For example, if a U.S.-based pharmaceutical company manufactures a drug in a factory that it operates in Ireland and transfers the drug to the U.S. for sale, a high transfer price increases divisional income to the Irish division of the company, and hence, increases the company’s tax liability in Ireland. At the same time, the high transfer price increases the cost of product to the U.S. marketing division, lowers U.S. income, and lowers U.S. taxes. The company’s incentives with regard to the transfer price depend on whether the marginal tax rate is higher in the U.S. or in Ireland. If the marginal tax rate is higher in the U.S., the company prefers a high transfer price, whereas if the marginal tax rate is higher in Ireland, the company prefers a low transfer price. The situation reverses if the drug is manufactured in the U.S. and sold in Ireland. The general rule is that the company wants to shift income from the high tax jurisdiction to the low tax jurisdiction.

 

There are limits to the extent to which companies can shift income in this manner. When a market price is available for the goods transferred, the taxing authorities will usually impose the market-based transfer price. When a market-based transfer price is not feasible, U.S. tax law specifies detailed and complicated rules that limit the extent to which companies can shift income out of the United States. 

 

 

Other Regulatory Issues:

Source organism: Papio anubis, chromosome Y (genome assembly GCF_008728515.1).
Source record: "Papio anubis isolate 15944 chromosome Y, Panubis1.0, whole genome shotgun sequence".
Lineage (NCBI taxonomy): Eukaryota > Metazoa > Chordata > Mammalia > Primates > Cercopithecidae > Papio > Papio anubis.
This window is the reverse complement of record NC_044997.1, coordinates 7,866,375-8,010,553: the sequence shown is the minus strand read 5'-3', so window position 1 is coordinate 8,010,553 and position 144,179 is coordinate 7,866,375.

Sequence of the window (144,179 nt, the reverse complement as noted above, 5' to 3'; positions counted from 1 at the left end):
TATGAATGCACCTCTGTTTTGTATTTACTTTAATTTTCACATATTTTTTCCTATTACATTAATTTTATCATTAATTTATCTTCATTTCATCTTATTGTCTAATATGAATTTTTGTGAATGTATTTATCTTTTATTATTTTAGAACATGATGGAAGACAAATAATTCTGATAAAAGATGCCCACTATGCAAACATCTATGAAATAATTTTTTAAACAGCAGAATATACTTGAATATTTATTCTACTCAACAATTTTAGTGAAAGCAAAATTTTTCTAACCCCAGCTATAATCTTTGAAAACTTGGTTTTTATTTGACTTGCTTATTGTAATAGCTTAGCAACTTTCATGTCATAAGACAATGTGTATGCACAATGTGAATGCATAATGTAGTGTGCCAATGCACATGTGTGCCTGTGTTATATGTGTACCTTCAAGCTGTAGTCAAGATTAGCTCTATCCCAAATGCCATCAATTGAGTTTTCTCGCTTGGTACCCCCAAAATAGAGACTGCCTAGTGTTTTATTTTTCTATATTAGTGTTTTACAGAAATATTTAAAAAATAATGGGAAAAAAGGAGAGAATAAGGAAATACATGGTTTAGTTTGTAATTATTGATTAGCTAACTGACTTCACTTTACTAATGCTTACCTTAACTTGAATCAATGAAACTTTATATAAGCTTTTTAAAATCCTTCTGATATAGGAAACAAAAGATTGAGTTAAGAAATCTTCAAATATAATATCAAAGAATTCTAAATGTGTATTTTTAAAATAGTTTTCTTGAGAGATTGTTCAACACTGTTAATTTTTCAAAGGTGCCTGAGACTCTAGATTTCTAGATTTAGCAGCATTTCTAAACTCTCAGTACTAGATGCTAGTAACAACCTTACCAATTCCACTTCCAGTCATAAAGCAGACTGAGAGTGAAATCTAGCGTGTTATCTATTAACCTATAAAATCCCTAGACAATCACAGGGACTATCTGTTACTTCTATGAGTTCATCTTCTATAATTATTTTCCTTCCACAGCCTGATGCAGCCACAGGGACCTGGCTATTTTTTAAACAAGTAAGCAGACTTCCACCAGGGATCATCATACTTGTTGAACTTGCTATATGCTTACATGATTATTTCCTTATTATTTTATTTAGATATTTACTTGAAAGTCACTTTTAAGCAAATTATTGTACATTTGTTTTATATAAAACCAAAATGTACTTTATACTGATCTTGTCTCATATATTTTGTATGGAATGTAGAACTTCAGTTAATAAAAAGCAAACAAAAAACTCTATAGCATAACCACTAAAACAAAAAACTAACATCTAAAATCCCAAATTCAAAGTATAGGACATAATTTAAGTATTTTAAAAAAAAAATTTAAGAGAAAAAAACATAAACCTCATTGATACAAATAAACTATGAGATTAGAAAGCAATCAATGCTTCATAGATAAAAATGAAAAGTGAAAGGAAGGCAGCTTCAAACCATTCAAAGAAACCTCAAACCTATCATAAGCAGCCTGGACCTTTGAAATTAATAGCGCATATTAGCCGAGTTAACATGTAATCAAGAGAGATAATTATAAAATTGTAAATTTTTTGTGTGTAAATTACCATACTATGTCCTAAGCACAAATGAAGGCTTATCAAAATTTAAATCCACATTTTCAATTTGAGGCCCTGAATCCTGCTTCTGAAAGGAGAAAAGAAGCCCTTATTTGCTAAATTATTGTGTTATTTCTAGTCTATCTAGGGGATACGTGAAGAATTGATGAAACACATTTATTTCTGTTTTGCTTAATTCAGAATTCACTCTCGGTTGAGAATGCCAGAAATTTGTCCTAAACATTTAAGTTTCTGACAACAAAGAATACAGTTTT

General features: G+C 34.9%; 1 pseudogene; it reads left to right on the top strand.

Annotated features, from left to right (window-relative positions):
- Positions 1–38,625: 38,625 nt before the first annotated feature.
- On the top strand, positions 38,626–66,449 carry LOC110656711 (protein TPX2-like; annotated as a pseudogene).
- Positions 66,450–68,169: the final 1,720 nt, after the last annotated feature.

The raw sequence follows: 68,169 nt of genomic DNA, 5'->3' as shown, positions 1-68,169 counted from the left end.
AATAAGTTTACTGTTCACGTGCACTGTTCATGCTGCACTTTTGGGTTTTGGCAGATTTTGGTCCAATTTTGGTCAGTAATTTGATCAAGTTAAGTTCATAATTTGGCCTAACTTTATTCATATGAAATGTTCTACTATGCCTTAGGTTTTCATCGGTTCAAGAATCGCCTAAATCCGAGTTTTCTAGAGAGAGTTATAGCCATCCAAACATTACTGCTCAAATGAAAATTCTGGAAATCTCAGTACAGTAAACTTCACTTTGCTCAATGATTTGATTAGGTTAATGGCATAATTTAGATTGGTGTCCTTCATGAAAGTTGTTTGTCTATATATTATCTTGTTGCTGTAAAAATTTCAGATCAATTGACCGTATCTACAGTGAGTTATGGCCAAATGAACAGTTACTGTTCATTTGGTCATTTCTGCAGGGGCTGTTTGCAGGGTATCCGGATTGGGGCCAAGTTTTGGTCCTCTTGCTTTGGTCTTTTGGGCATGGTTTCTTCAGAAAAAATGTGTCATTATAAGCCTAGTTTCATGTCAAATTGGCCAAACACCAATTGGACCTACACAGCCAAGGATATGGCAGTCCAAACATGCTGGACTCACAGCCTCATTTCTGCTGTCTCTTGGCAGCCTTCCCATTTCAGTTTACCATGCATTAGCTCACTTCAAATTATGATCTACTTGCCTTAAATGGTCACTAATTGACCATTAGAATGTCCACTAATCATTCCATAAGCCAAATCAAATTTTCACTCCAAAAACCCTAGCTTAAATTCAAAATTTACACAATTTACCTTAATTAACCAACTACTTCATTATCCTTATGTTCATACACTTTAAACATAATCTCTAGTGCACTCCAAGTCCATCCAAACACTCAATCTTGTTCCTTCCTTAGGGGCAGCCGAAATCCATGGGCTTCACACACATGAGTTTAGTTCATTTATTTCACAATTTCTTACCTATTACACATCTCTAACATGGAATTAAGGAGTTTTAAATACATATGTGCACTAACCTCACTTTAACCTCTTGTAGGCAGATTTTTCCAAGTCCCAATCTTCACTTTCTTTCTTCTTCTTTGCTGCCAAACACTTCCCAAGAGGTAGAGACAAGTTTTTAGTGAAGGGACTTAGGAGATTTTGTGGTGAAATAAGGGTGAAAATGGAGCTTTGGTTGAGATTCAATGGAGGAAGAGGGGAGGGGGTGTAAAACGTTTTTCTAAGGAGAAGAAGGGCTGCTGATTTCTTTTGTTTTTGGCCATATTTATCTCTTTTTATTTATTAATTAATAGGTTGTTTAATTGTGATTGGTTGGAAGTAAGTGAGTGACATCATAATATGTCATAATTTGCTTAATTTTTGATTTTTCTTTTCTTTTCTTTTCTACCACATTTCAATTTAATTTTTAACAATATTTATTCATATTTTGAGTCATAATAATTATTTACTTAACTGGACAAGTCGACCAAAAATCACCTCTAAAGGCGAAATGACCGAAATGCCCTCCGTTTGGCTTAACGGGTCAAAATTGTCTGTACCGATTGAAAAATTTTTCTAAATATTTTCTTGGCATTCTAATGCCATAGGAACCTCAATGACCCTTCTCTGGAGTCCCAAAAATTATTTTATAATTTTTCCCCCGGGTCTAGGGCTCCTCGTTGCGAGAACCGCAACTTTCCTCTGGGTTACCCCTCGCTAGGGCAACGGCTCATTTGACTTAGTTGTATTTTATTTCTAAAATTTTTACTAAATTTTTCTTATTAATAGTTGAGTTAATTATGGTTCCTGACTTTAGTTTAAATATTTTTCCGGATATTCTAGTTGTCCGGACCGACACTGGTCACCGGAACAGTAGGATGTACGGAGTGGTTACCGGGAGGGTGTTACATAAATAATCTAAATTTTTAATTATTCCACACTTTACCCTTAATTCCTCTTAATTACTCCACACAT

Transfer pricing sometimes becomes relevant in the context of other regulatory issues, including international trade disputes. For example, when tariffs are based on the value of goods imported, the transfer price of goods shipped from a manufacturing division in one country to a marketing division in another country can form the basis for the tariff. As another example, in order to increase investment in their economies, developing nations sometimes restrict the extent to which multinational companies can repatriate profits. However, when product is transferred from manufacturing divisions located elsewhere into the developing nation for sale, the local marketing division can export funds to “pay” for the merchandise received. As a final example, when nations accuse foreign companies of “dumping” product onto their markets, transfer pricing is often involved. Dumping refers to selling product below cost, and it generally violates international trade laws. Foreign companies frequently transfer product from manufacturing divisions in their home countries to marketing affiliates elsewhere, so that the determination of whether the company has dumped product depends on comparing the transfer price charged to the marketing affiliate with the upstream division’s cost of production.